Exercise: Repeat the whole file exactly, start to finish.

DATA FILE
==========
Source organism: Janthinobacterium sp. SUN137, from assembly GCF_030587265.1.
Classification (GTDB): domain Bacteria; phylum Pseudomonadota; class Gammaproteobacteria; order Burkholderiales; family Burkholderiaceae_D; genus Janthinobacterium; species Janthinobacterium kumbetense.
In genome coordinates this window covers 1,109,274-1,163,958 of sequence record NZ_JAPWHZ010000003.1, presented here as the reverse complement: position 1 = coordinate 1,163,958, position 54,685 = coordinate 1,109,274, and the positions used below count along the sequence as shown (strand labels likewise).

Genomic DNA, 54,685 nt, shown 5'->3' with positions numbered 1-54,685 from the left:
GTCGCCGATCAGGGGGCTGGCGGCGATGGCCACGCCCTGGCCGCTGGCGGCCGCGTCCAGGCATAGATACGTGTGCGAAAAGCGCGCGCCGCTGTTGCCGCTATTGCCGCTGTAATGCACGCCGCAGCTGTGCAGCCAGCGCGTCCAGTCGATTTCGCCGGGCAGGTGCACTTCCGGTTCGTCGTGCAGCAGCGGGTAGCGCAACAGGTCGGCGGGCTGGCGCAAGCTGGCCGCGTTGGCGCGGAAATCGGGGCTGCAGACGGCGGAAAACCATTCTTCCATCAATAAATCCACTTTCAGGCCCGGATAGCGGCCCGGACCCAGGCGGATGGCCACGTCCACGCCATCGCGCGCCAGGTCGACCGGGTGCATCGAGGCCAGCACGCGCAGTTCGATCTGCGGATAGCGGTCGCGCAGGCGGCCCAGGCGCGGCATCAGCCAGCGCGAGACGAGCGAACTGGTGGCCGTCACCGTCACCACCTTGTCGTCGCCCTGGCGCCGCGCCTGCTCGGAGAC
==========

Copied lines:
Source organism: Janthinobacterium sp. SUN137, from assembly GCF_030587265.1.
Classification (GTDB): domain Bacteria; phylum Pseudomonadota; class Gammaproteobacteria; order Burkholderiales; family Burkholderiaceae_D; genus Janthinobacterium; species Janthinobacterium kumbetense.
In genome coordinates this window covers 1,109,274-1,163,958 of sequence record NZ_JAPWHZ010000003.1, presented here as the reverse complement: position 1 = coordinate 1,163,958, position 54,685 = coordinate 1,109,274, and the positions used below count along the sequence as shown (strand labels likewise).

Genomic DNA, 54,685 nt, shown 5'->3' with positions numbered 1-54,685 from the left:
GTCGCCGATCAGGGGGCTGGCGGCGATGGCCACGCCCTGGCCGCTGGCGGCCGCGTCCAGGCATAGATACGTGTGCGAAAAGCGCGCGCCGCTGTTGCCGCTATTGCCGCTGTAATGCACGCCGCAGCTGTGCAGCCAGCGCGTCCAGTCGATTTCGCCGGGCAGGTGCACTTCCGGTTCGTCGTGCAGCAGCGGGTAGCGCAACAGGTCGGCGGGCTGGCGCAAGCTGGCCGCGTTGGCGCGGAAATCGGGGCTGCAGACGGCGGAAAACCATTCTTCCATCAATAAATCCACTTTCAGGCCCGGATAGCGGCCCGGACCCAGGCGGATGGCCACGTCCACGCCATCGCGCGCCAGGTCGACCGGGTGCATCGAGGCCAGCACGCGCAGTTCGATCTGCGGATAGCGGTCGCGCAGGCGGCCCAGGCGCGGCATCAGCCAGCGCGAGACGAGCGAACTGGTGGCCGTCACCGTCACCACCTTGTCGTCGCCCTGGCGCCGCGCCTGCTCGGAGAC